The American Presidents and AFS

President Johnson addresses AFS students at the White House while Mrs. Lady Johnson, Linda Johnson and AFS President Arthur Howe, Jr. listen, July 1966.*


February 13, 2014 - New York, NY - Since AFS’ inception, the US Presidency has represented a meaningful ally for the organization.

It’s a natural, symbiotic relationship. As an organization that both hosts foreign exchange students and sends US students abroad, AFS promotes understanding and friendship among nations and people. In turn, many US Presidents have publicly lauded the organization and its exchange participants for their contributions to US public diplomacy efforts.

Today, this relationship is stronger than ever, as AFS helps implement US Government-sponsored exchange programs like the Kennedy-Luger Youth Exchange & Study (YES) Program. Developed in the wake of the tragic events of September 11, 2011, The YES Program facilitates student exchanges between the US and predominantly Muslim countries.

In its infancy, however, AFS relied heavily on the support of US Presidents to help promote its name and ideals.

As President’s Day 2014 approaches, it is timely to remember those US Presidents who were among AFS’ earliest supporters, and recall how they have helped the organization grow.


Eisenhower: Calling for growth

34th President of the United States, Dwight D. Eisenhower, was an exemplary advocate for AFS. Several years in a row, he invited the entire class of international AFS students being hosted throughout the US to the White House. Each time, he personally addressed the students, delivering inspirational messages that stuck with them long after they departed the US.

Eisenhower meets AFS students on the White House lawn, August 7, 1954.
Photograph by Abbie Rowe- Courtesy National Park Service and the Archives of the American Field Service and AFS Intercultural Programs

In 1957, he told the students, with sincerity and a touch of humor, “I don’t know of anything more worthwhile today than for young people of our several countries to visit each other…to decide for yourselves whether most of us wear tails or horns or whether we are on the average sort of good people that want to live and work productively just like any other decent people.“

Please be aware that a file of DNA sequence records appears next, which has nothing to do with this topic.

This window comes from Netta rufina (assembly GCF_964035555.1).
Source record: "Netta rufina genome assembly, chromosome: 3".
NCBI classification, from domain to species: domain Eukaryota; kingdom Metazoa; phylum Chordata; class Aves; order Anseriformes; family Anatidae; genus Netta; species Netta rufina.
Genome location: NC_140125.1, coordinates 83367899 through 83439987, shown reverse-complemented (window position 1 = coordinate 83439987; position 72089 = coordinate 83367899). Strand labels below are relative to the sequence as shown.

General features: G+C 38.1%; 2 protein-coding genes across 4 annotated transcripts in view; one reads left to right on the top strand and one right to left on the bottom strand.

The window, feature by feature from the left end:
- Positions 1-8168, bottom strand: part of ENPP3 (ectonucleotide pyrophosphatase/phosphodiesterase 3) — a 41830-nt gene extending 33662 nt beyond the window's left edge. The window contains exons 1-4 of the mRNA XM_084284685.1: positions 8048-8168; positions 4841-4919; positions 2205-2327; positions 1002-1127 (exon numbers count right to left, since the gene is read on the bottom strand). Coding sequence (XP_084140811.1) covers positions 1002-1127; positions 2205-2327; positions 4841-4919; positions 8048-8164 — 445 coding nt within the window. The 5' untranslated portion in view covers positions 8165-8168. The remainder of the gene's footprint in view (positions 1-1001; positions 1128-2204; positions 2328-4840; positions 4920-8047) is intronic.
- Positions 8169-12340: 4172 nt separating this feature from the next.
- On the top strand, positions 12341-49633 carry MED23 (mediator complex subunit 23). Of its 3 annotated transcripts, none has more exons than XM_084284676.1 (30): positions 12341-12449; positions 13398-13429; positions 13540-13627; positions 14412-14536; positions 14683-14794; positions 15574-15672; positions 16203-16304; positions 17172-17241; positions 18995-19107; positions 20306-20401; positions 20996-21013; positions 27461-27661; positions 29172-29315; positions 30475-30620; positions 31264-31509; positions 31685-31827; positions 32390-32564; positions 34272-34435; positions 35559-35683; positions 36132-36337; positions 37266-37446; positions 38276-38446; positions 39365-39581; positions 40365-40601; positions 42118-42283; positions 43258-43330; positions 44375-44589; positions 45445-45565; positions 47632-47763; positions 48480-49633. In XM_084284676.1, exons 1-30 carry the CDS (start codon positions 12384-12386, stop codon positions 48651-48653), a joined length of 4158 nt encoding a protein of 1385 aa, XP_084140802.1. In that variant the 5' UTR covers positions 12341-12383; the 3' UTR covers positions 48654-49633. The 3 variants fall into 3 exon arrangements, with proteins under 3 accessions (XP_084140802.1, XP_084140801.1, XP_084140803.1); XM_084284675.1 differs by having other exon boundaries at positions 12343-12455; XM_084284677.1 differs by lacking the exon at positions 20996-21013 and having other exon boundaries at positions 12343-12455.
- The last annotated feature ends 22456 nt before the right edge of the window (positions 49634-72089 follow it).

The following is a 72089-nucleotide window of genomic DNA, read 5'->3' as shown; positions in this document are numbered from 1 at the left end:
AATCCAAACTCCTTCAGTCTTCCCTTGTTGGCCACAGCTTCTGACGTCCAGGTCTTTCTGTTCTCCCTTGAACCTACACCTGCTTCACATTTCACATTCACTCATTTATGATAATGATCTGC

He later added, “I would hope…that we in turn will find ways of sending our young people to your countries…so that we can be a little wiser, a little more understanding, in the dealings we have with all the world.”

Ike’s Impact

Evidence of President Eisenhower’s impact on the exchange students he spoke to came several years later during his brief visit to Uruguay. The year was 1960, and a group of Uruguayan AFS Returnees were determined to greet the President on their home soil, just as he had done for them.

Late on the night before their scheduled meeting with the President, Returnee Carlos Russo received a call from the American Embassy. “President Eisenhower is leaving one hour earlier than planned, so you’ll have to be there at 8 o’clock instead of nine,” the voice informed him. “Will you please tell the other Returnees?”

At 6 AM the next morning Carlos was running through the streets, knocking on the doors of fellow AFSers. “They didn’t mind being awakened so early, for they were all very excited,” recalls Carlos.

The Returnees were extremely nervous about the meeting, but Ike’s warmth instantly put them at ease.

“We were surprised by a friendly, ‘hello,’” says Carlos. “In the next moment we had forgotten all our big-sounding words, our nervousness and our Oxford accent, and we were chatting with one of the most wonderful people in the world.”


Kennedy with AFS Director General Stephen Galatti, July 13, 1961.
Courtesy of the Archives of the American Field Service and AFS Intercultural Programs. The holder of copyright for this item is AFS or is unknown. Please contact AFS if you can help identify the copyright holder(s).

Kennedy: Inspiring a generation